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Financial incentives prompt rural hospitals to perform more surgeries—but at a greater risk

January 3, 2016 at 3:21 PM EDT
An investigation by The Wall Street Journal found that surgeries performed at so-called critical access hospitals in mostly rural areas carry a greater risk of complications than those at general hospitals. And financial incentives lead the small facilities to perform more surgeries. Christopher Weaver joins Hari Sreenivasan to discuss the findings.

HARI SREENIVASAN: The growing popularity of critical access hospitals, small hospitals in mostly rural areas, is posing a dilemma for people needing or wanting surgery.

For many in those areas, these hospitals may be more convenient, but a Wall Street Journal investigation has found the risk of serious or fatal complications during major orthopedic surgery is greater there than at a general hospital.

Christopher Weaver is one of the reporters on that story. He joins me now to discuss it.

So, what’s the problem that’s happening at these hospitals?

CHRISTOPHER WEAVER, The Wall Street Journal: So, the hospitals are doing more and more of a procedure that is lucrative for almost any kind of hospital, hip and knee replacements for in-patients.

The problem is, they’re not doing it enough more to be as good as it as bigger hospitals that have much lower rates of people dying after the surgeries.

HARI SREENIVASAN: Right. So, usually, you would think that, the more you do, the better you get at it, the lower complications, right?


So, the average in 2013, right, the average critical access hospital was doing about 26 of these procedures a year. It’s about 130, I think, for general hospitals. The experts say that the safest hospitals do about 100.

And even as they are growing, right, you would think that would lead to better outcomes. But some of them are growing from two, three, five a year to like 13 or 12. And experts say that’s just not enough to do them well.

HARI SREENIVASAN: And what are we talking about in terms of outcomes? How much more dangerous is it?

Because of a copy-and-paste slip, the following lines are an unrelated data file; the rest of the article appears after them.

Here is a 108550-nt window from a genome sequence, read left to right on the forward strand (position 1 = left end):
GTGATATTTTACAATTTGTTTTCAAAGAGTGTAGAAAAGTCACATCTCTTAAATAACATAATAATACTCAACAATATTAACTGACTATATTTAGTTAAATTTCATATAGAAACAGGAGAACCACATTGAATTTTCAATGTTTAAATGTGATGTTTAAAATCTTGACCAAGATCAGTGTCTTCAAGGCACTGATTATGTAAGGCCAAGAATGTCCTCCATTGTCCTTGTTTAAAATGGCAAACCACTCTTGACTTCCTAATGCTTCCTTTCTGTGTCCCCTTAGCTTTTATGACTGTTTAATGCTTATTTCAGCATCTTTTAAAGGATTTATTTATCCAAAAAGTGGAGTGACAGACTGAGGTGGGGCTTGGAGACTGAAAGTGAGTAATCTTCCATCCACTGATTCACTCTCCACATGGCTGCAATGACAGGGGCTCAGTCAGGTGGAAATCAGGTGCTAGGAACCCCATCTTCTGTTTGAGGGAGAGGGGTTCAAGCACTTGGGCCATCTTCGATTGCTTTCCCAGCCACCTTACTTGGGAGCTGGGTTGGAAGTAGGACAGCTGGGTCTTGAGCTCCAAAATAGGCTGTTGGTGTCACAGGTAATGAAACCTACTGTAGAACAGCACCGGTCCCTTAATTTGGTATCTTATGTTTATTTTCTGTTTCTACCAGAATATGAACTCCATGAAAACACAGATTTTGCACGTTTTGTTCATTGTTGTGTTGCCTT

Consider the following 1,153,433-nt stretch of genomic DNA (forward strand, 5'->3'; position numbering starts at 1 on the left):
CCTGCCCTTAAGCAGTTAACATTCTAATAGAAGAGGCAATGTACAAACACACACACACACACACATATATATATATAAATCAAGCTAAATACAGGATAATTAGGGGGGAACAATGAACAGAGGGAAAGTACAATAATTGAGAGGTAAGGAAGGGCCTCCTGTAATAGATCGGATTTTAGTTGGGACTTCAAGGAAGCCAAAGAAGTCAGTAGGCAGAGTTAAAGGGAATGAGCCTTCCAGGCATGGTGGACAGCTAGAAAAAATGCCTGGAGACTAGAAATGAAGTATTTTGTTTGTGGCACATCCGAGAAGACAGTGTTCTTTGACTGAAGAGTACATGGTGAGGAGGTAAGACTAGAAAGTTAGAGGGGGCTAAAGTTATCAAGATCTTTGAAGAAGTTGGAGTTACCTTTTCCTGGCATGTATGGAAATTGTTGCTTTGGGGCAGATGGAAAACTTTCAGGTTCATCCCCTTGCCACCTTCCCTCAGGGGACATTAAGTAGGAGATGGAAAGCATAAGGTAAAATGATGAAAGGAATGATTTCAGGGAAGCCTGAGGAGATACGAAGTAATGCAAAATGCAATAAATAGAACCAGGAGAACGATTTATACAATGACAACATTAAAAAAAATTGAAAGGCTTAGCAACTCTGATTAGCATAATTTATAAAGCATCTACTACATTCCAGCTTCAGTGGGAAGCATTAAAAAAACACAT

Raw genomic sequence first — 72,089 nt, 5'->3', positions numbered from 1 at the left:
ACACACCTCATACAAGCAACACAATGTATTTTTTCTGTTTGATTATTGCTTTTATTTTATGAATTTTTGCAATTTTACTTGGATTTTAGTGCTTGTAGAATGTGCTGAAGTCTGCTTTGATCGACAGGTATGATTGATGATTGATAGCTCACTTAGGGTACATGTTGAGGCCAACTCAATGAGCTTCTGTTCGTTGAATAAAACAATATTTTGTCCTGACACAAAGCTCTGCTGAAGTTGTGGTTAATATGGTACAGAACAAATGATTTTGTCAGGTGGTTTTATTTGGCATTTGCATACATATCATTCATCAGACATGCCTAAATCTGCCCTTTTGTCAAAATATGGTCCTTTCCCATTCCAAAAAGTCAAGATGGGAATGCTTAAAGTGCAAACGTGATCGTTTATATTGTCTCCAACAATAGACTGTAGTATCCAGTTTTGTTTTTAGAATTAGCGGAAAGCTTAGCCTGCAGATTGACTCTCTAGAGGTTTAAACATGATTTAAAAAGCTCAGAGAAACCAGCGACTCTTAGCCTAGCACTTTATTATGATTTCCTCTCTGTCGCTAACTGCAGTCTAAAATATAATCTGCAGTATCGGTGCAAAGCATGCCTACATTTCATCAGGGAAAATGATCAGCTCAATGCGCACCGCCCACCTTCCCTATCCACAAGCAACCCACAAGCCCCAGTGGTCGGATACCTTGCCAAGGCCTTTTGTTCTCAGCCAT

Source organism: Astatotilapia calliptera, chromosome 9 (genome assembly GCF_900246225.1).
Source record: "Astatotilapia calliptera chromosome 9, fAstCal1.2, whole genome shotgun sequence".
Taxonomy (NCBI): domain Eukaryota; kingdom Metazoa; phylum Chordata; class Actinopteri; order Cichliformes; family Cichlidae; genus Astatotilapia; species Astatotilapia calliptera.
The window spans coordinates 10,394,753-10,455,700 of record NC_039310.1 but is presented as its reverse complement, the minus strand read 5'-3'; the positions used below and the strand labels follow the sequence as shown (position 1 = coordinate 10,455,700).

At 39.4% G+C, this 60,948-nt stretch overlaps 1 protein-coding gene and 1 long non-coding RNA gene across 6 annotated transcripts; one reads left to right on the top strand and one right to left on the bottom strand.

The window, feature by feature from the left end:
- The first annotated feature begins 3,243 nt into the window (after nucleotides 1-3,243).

So, we asked some researchers at Harvard to help us figure that out, because you need to adjust for things, like whether patients might be sicker in rural areas or older and so forth.

And what they found, right — and it complements our own findings — I think it was about nine in 1,000 people die within 30 days of getting one of these procedures at a critical access hospital. That is almost 80 percent more than at a typical general hospital, where the rates are about five per 1,000.


So, why are these hospitals in these critical access or these rural areas doing this and specializing in this? I mean, I think of a rural hospital, saying, OK, maybe I’m just the nuts and bolts, making sure that you are OK from a heart attack or a cold, not specifically a hip or knee replacement.


So, in the late ’90s, Congress set up a totally different way to pay these critical access hospitals, compared to your typical — your town memorial, right. The critical access hospitals get paid based on their costs, 101 percent of their costs by Medicare.

The result is that doing lucrative procedures like hip replacement results in bigger — a bigger amount of money to them than it might to a typical general hospital that gets paid a flat rate for doing each case.

HARI SREENIVASAN: So, what is the recourse here? Is there a way to undo this?

CHRISTOPHER WEAVER: You know, it’s tough, because these places are often sort of the only hospital in a local service area.

And Medicare needs to balance the fact that they want people to be able to have access to emergency treatment for things like heart attacks, with their concerns, which they seem to share, right, about the kinds of patterns that we’re seeing and the quality and the kinds of surgeries that the hospitals are performing.

You know, some experts that we have been speaking with suggest that maybe they should get this special payment only for those kinds of emergency procedures that the public would want to have there, right, and then not for perhaps elective procedures that patients might be better served to get at bigger hospitals somewhere else.

HARI SREENIVASAN: Christopher Weaver of The Wall Street Journal, thanks so much for joining us.